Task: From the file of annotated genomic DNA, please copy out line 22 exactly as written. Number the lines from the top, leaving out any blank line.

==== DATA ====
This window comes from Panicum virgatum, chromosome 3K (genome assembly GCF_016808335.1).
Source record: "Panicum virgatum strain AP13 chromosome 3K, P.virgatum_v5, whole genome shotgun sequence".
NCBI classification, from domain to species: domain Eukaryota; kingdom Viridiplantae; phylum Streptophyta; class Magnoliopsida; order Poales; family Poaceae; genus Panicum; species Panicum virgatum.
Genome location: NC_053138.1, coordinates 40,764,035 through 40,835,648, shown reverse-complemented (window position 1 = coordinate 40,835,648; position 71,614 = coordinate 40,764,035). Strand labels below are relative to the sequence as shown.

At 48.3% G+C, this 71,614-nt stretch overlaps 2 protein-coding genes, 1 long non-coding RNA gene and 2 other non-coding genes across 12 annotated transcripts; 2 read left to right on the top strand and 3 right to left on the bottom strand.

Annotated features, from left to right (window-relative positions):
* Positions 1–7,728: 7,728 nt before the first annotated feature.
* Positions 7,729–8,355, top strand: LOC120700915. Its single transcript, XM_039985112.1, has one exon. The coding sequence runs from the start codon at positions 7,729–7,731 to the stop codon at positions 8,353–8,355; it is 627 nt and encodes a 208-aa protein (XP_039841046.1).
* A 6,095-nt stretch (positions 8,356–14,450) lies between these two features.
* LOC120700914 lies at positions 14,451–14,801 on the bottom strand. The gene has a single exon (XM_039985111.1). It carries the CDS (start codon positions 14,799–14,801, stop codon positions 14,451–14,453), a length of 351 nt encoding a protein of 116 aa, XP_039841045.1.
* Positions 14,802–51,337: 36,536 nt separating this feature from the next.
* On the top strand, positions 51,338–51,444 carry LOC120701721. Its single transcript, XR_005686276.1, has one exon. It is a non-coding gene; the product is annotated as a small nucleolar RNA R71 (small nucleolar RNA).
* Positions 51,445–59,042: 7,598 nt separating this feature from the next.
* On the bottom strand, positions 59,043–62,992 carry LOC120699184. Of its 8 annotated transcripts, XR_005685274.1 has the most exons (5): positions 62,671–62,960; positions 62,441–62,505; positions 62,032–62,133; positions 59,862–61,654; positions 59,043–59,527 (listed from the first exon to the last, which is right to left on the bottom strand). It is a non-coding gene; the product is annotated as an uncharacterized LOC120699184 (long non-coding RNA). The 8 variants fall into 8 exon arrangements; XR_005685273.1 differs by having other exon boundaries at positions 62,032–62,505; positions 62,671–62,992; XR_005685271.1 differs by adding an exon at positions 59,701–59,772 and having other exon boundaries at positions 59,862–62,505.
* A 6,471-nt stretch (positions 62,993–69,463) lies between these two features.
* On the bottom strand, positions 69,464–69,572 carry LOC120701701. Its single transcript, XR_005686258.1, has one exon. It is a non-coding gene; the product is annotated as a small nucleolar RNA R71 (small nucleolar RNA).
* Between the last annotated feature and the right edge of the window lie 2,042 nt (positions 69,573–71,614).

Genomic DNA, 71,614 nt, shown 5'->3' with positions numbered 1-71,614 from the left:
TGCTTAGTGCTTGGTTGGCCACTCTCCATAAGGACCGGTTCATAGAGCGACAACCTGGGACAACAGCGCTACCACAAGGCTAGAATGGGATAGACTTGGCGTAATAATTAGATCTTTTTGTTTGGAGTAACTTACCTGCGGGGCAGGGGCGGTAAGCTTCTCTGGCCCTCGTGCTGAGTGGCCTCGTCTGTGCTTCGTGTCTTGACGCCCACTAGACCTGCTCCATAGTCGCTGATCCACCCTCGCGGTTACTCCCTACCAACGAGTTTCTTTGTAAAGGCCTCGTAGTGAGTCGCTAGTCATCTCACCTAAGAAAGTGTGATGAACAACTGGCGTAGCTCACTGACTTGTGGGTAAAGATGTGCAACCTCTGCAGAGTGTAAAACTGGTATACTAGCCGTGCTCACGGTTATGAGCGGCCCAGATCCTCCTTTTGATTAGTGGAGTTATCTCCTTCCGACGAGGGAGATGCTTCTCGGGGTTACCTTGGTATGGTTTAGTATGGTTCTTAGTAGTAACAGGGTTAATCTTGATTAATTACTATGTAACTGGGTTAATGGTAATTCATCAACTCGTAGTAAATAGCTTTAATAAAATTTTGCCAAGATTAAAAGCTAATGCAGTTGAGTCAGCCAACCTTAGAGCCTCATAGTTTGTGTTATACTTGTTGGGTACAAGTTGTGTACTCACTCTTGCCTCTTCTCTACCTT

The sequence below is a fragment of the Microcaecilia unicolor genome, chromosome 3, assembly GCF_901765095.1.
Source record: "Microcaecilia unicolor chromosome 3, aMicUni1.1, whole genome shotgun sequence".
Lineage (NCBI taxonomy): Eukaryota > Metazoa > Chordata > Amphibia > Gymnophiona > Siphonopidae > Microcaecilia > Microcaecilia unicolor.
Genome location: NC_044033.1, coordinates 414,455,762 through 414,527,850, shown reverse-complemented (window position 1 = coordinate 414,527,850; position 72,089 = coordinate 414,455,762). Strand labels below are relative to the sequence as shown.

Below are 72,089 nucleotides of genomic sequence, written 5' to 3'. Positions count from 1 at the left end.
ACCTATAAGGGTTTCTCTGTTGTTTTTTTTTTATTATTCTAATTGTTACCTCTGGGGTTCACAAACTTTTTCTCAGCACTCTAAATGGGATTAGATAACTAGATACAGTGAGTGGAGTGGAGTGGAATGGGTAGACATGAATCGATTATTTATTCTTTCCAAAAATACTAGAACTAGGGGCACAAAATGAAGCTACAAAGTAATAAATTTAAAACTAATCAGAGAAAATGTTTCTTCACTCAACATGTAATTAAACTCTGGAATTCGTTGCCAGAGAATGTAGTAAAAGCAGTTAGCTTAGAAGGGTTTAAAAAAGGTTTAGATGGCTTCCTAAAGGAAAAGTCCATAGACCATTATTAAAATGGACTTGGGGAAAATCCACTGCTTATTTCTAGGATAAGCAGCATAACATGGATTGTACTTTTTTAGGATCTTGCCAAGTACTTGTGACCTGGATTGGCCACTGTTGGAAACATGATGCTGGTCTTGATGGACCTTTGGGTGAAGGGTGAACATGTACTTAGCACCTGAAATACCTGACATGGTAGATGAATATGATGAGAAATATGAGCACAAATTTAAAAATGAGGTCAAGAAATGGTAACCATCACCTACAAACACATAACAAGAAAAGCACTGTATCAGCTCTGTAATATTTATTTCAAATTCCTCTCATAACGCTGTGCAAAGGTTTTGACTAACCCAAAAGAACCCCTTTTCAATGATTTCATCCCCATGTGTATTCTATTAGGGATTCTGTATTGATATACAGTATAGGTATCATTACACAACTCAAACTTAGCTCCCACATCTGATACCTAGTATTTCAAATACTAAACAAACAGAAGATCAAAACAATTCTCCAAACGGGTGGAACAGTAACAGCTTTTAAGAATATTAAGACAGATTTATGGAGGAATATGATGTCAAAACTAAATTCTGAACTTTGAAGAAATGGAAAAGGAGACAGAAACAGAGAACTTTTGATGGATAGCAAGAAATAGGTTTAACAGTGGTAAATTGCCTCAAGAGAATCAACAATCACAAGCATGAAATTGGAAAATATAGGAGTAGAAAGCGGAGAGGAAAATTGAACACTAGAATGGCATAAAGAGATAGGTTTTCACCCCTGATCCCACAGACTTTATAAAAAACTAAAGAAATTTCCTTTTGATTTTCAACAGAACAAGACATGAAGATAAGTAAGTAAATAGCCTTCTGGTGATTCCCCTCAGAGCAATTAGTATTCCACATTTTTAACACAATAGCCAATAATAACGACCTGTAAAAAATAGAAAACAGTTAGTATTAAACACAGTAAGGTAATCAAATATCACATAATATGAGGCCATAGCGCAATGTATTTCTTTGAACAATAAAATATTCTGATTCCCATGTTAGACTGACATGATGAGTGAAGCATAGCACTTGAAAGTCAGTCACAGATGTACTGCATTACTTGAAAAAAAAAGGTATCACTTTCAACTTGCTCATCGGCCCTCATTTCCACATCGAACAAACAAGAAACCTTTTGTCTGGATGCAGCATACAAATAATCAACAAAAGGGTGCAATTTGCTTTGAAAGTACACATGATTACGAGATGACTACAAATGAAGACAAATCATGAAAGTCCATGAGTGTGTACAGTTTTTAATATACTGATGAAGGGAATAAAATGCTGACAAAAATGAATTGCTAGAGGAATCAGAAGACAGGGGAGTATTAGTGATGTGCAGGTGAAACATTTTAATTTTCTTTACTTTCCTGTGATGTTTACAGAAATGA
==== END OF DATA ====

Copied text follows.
Lineage (NCBI taxonomy): Eukaryota > Metazoa > Chordata > Amphibia > Gymnophiona > Siphonopidae > Microcaecilia > Microcaecilia unicolor.